In addition to analyzing the relationship between the region’s economy, demography, and housing, and keeping track of federal, state and local government policies that affect the region’s housing market, this report also includes a new analysis of local zoning regulations in Greater Boston communities.
The Greater Boston Housing Report Card 2013
Barry Bluestone, Eleanor White, Noah Hodgetts, Michael Gleba, Nancy Lee, Monika Kondura, Tim Davis with assistance from Tracy Corley, William Reyelt
This report is the latest in the series of “Greater Boston Housing Report Cards” that began in 2002. Like past report cards, this 2013 edition probes Greater Boston’s housing landscape, keeping tabs on housing construction, home prices, and rents. It analyzes the relationship between the region’s economy, demography, and housing, and keeps track of federal, state and local government policies that affect the region’s housing market. This report also includes a new analysis of local zoning regulations in Greater Boston communities because of the critical role zoning can play, particularly in the development – or lack of development – of multifamily housing.
The 2013 Report Card attempts to answer six questions about Greater Boston’s housing market and its effect on the region’s well-being:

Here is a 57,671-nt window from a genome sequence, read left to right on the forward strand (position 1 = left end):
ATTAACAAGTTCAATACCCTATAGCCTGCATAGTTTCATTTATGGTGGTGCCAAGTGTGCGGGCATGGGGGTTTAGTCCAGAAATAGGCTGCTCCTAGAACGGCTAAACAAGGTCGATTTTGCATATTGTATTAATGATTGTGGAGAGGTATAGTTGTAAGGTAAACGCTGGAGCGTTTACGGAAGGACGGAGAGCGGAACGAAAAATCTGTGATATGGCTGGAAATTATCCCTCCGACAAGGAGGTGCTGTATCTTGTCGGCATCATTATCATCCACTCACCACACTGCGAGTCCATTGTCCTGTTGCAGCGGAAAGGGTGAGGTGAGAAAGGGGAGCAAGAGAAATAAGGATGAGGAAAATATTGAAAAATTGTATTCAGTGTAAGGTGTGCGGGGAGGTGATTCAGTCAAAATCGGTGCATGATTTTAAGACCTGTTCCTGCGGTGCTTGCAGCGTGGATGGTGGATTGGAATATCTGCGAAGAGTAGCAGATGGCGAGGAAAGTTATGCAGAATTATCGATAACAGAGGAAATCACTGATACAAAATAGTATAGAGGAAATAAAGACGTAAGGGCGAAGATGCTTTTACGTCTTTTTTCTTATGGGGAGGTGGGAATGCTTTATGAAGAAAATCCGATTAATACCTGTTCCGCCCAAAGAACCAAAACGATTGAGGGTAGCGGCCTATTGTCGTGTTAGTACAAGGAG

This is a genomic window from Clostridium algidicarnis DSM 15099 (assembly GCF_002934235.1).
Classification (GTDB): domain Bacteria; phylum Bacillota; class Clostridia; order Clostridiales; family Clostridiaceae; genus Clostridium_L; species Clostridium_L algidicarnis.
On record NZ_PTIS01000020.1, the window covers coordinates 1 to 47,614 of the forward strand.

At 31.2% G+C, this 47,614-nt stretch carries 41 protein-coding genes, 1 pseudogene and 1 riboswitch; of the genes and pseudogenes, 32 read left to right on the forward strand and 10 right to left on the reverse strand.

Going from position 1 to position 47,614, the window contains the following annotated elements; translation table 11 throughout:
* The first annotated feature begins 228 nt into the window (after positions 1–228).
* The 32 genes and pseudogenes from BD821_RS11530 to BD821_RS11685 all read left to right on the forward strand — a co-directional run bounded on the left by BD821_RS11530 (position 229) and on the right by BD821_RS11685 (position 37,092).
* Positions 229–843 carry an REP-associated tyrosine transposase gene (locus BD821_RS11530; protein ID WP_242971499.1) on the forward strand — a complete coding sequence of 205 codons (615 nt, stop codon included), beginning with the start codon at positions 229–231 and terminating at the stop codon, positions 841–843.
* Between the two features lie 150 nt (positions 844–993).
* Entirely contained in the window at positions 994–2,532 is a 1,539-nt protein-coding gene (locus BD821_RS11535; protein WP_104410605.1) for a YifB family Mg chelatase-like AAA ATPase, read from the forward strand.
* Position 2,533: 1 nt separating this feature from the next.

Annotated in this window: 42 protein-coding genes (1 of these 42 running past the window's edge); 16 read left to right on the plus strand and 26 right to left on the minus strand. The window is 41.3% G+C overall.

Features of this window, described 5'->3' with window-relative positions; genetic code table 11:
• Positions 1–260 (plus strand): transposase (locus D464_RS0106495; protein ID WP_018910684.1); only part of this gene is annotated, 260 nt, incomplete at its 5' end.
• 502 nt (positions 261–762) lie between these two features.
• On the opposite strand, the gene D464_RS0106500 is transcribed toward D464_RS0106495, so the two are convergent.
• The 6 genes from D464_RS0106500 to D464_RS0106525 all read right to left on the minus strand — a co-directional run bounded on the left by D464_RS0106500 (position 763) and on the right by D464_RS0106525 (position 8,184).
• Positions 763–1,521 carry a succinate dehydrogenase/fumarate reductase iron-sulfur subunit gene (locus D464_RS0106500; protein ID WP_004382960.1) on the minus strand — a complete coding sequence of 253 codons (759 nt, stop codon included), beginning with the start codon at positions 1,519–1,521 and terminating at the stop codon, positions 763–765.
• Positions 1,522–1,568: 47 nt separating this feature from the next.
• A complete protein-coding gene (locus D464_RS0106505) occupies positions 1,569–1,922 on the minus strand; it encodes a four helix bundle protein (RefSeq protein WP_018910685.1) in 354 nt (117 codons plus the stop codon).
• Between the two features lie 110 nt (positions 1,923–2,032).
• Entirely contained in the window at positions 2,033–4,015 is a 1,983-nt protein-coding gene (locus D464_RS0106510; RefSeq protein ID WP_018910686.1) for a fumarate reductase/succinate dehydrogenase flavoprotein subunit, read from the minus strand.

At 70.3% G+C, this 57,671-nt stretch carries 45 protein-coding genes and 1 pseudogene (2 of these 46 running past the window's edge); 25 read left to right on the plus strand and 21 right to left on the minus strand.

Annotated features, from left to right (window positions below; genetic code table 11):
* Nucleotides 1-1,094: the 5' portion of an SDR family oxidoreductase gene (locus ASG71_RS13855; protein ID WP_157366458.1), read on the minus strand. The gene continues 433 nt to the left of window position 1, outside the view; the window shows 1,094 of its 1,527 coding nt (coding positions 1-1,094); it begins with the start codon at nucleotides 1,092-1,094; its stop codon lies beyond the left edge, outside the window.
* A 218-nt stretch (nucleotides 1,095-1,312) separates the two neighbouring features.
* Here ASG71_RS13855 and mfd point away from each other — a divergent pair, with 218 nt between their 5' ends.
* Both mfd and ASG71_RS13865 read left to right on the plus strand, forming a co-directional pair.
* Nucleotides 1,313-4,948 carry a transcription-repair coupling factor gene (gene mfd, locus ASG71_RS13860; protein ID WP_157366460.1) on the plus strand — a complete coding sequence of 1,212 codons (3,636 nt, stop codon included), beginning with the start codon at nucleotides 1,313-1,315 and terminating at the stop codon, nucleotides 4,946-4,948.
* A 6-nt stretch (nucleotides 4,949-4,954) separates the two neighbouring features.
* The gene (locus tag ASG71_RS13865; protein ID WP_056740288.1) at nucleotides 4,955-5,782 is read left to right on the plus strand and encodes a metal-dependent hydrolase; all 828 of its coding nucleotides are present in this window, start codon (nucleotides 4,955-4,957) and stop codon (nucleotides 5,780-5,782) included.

- What are the most recent trends in home sales, housing production, and foreclosures?
- What does the future trajectory of home prices and rents look like?
- Given current economic conditions, is another housing bubble on the horizon?
- Given Greater Boston’s changing demographics and economy, will housing production meet expected demand and help moderate future price and rent hikes?
- Are there still local zoning constraints hindering the production of appropriate housing stock for the region?
- What roles are the federal government and the Commonwealth playing in the housing market today?
The probability of another national housing price bubble is low due to several factors such as an increased supply of single-family homes created by empty-nesters who are looking to downsize. Also highly relevant is the younger generation’s weak demand for those homes due to its depressed income and high debt, as well as young people’s desire to live in denser, more village-centered places.
For the Boston area, however, housing prices and rents continue to rise as incomes for both homeowners and renters are either stagnant or in decline. On the supply side, developers are moving into high gear, producing near-record numbers of multi-unit housing. If that trend continues, and both Governor Patrick and Boston Mayor Tom Menino have promoted housing production, this will serve as a moderating influence on prices. Other factors that could help in this effort are zoning and regulatory reforms that would allow for smaller unit sizes and less mandatory parking, as well as more new housing for graduate students and young professionals.